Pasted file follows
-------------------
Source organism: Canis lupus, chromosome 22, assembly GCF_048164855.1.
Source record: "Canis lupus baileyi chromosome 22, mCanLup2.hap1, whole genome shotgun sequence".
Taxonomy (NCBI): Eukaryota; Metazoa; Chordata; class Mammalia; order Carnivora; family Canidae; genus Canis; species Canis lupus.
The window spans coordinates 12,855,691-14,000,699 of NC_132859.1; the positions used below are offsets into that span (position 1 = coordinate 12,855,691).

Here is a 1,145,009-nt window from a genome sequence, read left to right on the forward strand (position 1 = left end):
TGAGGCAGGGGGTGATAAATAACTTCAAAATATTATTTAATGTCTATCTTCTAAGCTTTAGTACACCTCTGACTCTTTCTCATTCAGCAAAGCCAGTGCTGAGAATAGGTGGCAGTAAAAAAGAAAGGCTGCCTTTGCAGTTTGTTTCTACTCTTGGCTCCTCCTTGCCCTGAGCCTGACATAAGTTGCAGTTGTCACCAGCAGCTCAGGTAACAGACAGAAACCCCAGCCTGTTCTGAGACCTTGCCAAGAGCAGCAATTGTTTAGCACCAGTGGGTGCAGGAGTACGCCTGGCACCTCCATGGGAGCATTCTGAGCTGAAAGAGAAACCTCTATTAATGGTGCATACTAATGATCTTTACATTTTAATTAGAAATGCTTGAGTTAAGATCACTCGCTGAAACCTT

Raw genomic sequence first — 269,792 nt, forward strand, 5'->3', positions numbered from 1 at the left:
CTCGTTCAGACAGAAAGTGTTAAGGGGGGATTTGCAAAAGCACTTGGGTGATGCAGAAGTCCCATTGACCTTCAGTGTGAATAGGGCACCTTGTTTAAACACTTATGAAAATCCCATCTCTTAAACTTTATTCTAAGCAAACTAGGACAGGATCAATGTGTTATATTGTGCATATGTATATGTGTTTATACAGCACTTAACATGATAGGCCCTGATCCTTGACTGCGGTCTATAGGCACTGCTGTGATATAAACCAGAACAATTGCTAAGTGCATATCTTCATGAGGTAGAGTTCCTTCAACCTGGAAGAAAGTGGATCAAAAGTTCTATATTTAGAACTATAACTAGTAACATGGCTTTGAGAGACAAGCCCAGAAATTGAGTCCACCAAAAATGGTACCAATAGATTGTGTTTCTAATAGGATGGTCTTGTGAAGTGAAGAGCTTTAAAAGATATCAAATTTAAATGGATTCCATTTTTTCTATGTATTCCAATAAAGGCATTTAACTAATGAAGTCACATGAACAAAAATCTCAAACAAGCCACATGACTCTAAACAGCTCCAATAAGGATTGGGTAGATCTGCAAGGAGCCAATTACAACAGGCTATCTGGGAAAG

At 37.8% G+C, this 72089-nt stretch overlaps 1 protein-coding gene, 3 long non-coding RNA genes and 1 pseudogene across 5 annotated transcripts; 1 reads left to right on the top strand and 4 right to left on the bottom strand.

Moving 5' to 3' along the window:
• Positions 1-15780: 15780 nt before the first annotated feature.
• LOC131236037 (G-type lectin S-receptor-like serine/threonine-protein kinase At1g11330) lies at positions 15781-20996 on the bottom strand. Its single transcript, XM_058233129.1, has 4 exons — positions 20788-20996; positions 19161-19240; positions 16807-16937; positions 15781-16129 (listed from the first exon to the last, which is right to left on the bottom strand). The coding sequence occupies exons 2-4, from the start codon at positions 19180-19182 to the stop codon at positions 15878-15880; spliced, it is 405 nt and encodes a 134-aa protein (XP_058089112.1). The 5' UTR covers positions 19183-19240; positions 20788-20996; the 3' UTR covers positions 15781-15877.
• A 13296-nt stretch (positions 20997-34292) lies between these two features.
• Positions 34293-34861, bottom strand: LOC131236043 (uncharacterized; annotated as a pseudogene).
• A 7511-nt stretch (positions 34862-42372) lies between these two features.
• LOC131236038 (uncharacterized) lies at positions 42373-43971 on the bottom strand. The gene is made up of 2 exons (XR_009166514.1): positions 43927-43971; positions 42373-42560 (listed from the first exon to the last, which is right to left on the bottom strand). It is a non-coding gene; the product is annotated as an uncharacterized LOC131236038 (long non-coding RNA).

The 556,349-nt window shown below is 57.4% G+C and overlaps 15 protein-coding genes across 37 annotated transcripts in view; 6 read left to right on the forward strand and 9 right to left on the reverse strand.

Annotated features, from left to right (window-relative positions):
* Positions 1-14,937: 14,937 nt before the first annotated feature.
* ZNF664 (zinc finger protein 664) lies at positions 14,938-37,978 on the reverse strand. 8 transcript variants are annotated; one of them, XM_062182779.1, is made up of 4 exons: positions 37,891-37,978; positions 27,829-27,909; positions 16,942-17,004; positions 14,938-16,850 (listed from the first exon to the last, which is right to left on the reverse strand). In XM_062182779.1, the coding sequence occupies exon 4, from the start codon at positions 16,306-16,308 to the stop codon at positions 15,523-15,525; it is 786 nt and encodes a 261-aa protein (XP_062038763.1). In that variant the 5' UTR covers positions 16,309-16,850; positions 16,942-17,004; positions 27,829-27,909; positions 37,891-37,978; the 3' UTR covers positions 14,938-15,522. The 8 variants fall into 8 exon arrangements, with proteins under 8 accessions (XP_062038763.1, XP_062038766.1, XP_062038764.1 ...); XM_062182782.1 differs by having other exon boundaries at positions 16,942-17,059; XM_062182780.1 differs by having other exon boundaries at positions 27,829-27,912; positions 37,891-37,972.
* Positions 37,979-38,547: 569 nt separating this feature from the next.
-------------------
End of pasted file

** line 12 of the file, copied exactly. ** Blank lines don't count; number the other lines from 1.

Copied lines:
• LOC131236037 (G-type lectin S-receptor-like serine/threonine-protein kinase At1g11330) lies at positions 15781-20996 on the bottom strand. Its single transcript, XM_058233129.1, has 4 exons — positions 20788-20996; positions 19161-19240; positions 16807-16937; positions 15781-16129 (listed from the first exon to the last, which is right to left on the bottom strand). The coding sequence occupies exons 2-4, from the start codon at positions 19180-19182 to the stop codon at positions 15878-15880; spliced, it is 405 nt and encodes a 134-aa protein (XP_058089112.1). The 5' UTR covers positions 19183-19240; positions 20788-20996; the 3' UTR covers positions 15781-15877.